The September sun was setting on the far side of the valley, its warmth spilling through the tall windows above the kitchen sink, soaking into the dark cherry cabinets and smooth stone floor. Stainless steel appliances, decorative bottles of oil, spice racks and knives were arranged along the black marble countertops. A long island stood in the center of the room with a gas cooktop set into one end where a large copper hood hung from the ceiling above. Josephine paused to take in the beauty of her accomplishment, the product of months spent pouring through Southern Living magazines, hiring and firing cabinet maker after cabinet maker.

            She strode to the wine cooler set into the buffet on the opposite side of the room, stopping to look at herself in the decorative mirror hung upon the wall. Brushing her long bangs aside, she admired the new image of herself, how well the blonde blended with the light brown. She was right, Jo thought, recollecting the young stylist’s advice. The shorter cut, the slight wave, all of it did make her look younger. One hundred and fifty dollars and two hours well spent. She touched the wrinkles growing beside her eyes and grimaced.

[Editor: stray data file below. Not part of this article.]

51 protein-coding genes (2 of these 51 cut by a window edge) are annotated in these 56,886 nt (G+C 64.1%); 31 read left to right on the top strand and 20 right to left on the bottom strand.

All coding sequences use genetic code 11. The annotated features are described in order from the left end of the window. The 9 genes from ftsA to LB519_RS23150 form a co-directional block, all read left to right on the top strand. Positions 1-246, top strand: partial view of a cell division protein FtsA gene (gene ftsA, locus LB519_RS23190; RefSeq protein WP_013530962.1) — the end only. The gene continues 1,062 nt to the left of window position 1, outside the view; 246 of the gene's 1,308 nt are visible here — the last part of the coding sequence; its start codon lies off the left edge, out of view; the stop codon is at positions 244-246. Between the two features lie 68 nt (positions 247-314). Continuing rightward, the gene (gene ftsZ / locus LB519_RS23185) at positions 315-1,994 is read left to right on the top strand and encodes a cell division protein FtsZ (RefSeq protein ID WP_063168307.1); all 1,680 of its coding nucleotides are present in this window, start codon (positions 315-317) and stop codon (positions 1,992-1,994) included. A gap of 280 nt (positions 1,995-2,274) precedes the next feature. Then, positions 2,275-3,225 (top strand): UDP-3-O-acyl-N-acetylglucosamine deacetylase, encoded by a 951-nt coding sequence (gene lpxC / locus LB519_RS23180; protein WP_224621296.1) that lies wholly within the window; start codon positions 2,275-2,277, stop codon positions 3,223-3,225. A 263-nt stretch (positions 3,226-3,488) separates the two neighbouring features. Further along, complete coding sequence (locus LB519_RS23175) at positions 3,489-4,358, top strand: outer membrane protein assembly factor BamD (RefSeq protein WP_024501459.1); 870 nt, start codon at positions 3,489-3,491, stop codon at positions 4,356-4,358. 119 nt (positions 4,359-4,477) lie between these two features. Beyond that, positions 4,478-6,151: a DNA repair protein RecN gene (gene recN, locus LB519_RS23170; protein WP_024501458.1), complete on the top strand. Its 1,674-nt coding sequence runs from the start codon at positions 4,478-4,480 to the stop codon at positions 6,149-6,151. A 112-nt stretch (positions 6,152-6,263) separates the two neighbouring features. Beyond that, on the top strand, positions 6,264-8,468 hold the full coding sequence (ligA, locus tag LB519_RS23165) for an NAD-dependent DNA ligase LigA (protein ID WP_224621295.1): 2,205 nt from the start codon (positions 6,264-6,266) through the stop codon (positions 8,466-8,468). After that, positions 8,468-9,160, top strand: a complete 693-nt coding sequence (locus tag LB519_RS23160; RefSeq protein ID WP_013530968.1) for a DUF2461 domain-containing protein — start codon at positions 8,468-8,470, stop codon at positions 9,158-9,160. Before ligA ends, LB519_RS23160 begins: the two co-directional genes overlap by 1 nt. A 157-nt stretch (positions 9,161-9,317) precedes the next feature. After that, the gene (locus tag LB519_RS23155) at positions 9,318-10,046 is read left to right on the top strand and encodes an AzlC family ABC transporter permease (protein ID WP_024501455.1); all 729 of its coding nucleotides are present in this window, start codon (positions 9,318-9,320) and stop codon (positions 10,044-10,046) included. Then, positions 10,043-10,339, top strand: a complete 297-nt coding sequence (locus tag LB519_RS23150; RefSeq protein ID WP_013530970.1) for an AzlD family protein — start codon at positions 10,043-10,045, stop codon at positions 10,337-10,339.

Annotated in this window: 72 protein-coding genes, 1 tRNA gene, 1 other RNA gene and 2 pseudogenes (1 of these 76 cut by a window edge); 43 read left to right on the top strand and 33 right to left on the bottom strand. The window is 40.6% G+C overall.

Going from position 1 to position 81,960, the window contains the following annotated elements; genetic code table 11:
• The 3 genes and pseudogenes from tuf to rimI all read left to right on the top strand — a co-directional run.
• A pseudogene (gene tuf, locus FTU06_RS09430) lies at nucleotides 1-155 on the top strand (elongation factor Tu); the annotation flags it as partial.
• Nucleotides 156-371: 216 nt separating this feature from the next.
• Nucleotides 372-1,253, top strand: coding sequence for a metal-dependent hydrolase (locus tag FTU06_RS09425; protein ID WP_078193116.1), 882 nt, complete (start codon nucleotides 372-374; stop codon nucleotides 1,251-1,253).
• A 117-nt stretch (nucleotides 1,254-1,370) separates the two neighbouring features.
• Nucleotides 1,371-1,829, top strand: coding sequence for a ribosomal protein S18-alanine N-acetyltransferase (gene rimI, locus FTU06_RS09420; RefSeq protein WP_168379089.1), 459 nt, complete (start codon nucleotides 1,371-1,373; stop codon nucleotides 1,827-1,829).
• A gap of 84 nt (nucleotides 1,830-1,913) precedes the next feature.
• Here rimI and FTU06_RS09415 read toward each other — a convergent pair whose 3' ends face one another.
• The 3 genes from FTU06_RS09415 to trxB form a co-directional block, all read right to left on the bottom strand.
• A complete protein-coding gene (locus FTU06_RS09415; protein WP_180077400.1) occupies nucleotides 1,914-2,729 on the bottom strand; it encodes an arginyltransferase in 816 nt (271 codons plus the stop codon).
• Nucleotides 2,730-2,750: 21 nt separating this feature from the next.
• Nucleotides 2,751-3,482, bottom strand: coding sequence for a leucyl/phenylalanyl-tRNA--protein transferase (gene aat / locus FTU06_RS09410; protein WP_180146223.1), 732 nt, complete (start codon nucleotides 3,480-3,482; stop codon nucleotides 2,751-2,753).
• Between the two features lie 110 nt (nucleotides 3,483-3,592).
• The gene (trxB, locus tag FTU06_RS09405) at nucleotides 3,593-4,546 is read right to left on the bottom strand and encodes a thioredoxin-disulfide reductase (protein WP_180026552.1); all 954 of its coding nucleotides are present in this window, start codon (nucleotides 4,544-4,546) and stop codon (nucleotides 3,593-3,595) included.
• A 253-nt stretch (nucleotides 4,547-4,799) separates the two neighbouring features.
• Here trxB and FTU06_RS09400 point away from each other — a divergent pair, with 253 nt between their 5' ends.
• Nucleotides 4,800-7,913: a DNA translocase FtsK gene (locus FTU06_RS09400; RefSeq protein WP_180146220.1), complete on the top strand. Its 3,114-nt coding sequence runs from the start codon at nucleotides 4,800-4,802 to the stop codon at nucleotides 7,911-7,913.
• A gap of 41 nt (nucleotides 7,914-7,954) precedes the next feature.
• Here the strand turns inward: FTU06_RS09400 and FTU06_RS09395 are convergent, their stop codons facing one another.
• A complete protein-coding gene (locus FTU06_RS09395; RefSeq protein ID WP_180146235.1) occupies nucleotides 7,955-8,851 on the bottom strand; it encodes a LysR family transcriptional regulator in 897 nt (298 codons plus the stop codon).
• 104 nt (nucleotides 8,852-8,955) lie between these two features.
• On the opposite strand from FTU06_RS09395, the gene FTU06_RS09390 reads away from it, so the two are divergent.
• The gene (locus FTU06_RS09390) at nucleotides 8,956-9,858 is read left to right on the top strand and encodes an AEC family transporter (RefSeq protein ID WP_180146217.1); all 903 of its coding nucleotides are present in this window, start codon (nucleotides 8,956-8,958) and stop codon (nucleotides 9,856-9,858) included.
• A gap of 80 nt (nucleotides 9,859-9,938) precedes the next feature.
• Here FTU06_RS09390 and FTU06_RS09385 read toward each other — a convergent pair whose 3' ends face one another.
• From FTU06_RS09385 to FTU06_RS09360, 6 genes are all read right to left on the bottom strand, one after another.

Darlene stepped out of the basement door and into the kitchen, a laundry basket clutched to her side. She paused to watch Jo, her mouth drawn tight.

            Jo tossed Darlene a brief glance before continuing to stretch the skin around her eyes, making the wrinkles disappear. “The boys are just finishing supper,” Jo said, “The dishes need done and their rooms are still a mess.”

            Darlene nodded as she held an intense stare on Jo.

            “Well?” Jo said.

            Darlene rushed through the kitchen without speaking a word. Jo caught the stench of cigarette smoke saturating her uniform, jeans and a scrub shirt from one of the nursing supply stores that were popping up everywhere. Jo could barely stand how ugly they were. She always felt as though Darlene had a knack for grabbing the tackiest she could find. Today her shirt was covered with galloping horses, yesterday it was horses grazing, the day before, saddles and ropes. Redneck horse culture, Jo thought, horse shows, trail rides, and plenty of alcohol.